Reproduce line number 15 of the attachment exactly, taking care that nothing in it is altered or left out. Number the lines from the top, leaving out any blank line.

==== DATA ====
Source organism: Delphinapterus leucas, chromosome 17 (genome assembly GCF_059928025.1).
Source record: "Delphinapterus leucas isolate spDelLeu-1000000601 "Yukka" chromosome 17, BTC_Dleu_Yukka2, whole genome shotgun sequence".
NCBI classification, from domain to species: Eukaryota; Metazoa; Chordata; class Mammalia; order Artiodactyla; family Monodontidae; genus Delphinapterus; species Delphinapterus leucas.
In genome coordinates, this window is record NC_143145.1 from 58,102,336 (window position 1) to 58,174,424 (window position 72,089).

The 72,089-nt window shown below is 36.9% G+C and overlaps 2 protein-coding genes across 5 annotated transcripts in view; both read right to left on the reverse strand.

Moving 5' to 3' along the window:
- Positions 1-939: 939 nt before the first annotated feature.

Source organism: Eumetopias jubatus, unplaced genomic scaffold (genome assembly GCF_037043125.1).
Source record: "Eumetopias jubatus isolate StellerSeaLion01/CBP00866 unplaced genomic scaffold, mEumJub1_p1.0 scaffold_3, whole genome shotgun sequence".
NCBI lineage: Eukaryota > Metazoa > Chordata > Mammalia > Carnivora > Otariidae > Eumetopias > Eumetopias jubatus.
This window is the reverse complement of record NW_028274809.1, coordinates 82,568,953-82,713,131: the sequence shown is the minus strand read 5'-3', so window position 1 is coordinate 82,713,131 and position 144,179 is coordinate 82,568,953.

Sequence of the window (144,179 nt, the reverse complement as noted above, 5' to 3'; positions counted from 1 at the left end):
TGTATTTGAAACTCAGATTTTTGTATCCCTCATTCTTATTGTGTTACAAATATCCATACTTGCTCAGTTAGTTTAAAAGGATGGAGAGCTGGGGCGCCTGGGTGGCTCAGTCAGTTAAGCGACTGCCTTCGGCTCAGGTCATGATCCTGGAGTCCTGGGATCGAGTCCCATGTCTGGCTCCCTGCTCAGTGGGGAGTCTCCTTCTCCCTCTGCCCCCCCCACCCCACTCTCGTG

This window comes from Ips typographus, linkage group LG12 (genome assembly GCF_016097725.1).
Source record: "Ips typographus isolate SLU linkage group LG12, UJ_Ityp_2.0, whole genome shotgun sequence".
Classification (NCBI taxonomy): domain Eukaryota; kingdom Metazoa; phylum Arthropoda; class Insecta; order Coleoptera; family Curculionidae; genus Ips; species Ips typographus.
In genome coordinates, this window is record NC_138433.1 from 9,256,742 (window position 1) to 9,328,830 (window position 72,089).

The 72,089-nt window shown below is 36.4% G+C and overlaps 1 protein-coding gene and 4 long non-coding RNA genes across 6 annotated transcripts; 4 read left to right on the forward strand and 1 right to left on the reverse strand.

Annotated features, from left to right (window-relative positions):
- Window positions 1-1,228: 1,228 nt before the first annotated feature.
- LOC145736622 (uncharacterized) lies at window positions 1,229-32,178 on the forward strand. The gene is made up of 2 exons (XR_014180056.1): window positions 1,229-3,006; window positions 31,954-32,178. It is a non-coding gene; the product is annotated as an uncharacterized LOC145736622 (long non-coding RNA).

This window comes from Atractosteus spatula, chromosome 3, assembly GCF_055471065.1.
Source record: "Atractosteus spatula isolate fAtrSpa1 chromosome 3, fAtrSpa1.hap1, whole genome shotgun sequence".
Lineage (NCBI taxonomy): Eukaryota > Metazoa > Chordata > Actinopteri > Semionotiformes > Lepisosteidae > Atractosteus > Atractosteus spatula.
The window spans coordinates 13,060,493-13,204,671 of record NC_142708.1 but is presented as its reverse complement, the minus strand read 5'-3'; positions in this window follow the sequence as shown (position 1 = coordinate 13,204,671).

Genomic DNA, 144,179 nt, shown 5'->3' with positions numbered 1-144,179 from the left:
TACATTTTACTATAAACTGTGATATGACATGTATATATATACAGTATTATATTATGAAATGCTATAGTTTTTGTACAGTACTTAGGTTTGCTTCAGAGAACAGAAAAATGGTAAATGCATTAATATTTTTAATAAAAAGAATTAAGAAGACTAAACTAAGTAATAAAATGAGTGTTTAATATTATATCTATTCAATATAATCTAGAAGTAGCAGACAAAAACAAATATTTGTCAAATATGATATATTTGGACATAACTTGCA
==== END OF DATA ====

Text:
Source record: "Ips typographus isolate SLU linkage group LG12, UJ_Ityp_2.0, whole genome shotgun sequence".